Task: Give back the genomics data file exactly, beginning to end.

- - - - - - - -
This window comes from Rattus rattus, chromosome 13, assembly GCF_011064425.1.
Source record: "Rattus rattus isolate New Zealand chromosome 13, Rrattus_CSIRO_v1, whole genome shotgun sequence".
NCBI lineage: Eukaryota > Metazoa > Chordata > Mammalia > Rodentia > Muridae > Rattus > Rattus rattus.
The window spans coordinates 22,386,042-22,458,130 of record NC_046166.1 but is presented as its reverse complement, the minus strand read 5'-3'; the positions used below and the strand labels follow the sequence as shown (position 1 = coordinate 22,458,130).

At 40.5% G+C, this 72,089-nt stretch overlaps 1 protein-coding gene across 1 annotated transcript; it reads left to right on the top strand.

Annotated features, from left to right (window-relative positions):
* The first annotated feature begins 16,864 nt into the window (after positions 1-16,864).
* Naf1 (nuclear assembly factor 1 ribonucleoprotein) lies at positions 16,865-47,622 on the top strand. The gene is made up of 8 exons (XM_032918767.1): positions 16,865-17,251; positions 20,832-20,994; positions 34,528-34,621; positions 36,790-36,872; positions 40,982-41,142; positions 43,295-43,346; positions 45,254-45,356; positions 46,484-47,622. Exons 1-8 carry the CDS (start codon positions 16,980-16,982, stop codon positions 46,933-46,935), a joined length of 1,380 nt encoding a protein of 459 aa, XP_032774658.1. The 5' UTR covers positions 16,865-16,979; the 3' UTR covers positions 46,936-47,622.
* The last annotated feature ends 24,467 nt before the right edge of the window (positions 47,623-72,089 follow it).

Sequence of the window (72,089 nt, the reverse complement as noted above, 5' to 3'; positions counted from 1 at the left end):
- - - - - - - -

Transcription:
This window comes from Rattus rattus, chromosome 13, assembly GCF_011064425.1.
Source record: "Rattus rattus isolate New Zealand chromosome 13, Rrattus_CSIRO_v1, whole genome shotgun sequence".
NCBI lineage: Eukaryota > Metazoa > Chordata > Mammalia > Rodentia > Muridae > Rattus > Rattus rattus.
The window spans coordinates 22,386,042-22,458,130 of record NC_046166.1 but is presented as its reverse complement, the minus strand read 5'-3'; the positions used below and the strand labels follow the sequence as shown (position 1 = coordinate 22,458,130).

At 40.5% G+C, this 72,089-nt stretch overlaps 1 protein-coding gene across 1 annotated transcript; it reads left to right on the top strand.

Annotated features, from left to right (window-relative positions):
* The first annotated feature begins 16,864 nt into the window (after positions 1-16,864).
* Naf1 (nuclear assembly factor 1 ribonucleoprotein) lies at positions 16,865-47,622 on the top strand. The gene is made up of 8 exons (XM_032918767.1): positions 16,865-17,251; positions 20,832-20,994; positions 34,528-34,621; positions 36,790-36,872; positions 40,982-41,142; positions 43,295-43,346; positions 45,254-45,356; positions 46,484-47,622. Exons 1-8 carry the CDS (start codon positions 16,980-16,982, stop codon positions 46,933-46,935), a joined length of 1,380 nt encoding a protein of 459 aa, XP_032774658.1. The 5' UTR covers positions 16,865-16,979; the 3' UTR covers positions 46,936-47,622.
* The last annotated feature ends 24,467 nt before the right edge of the window (positions 47,623-72,089 follow it).

Sequence of the window (72,089 nt, the reverse complement as noted above, 5' to 3'; positions counted from 1 at the left end):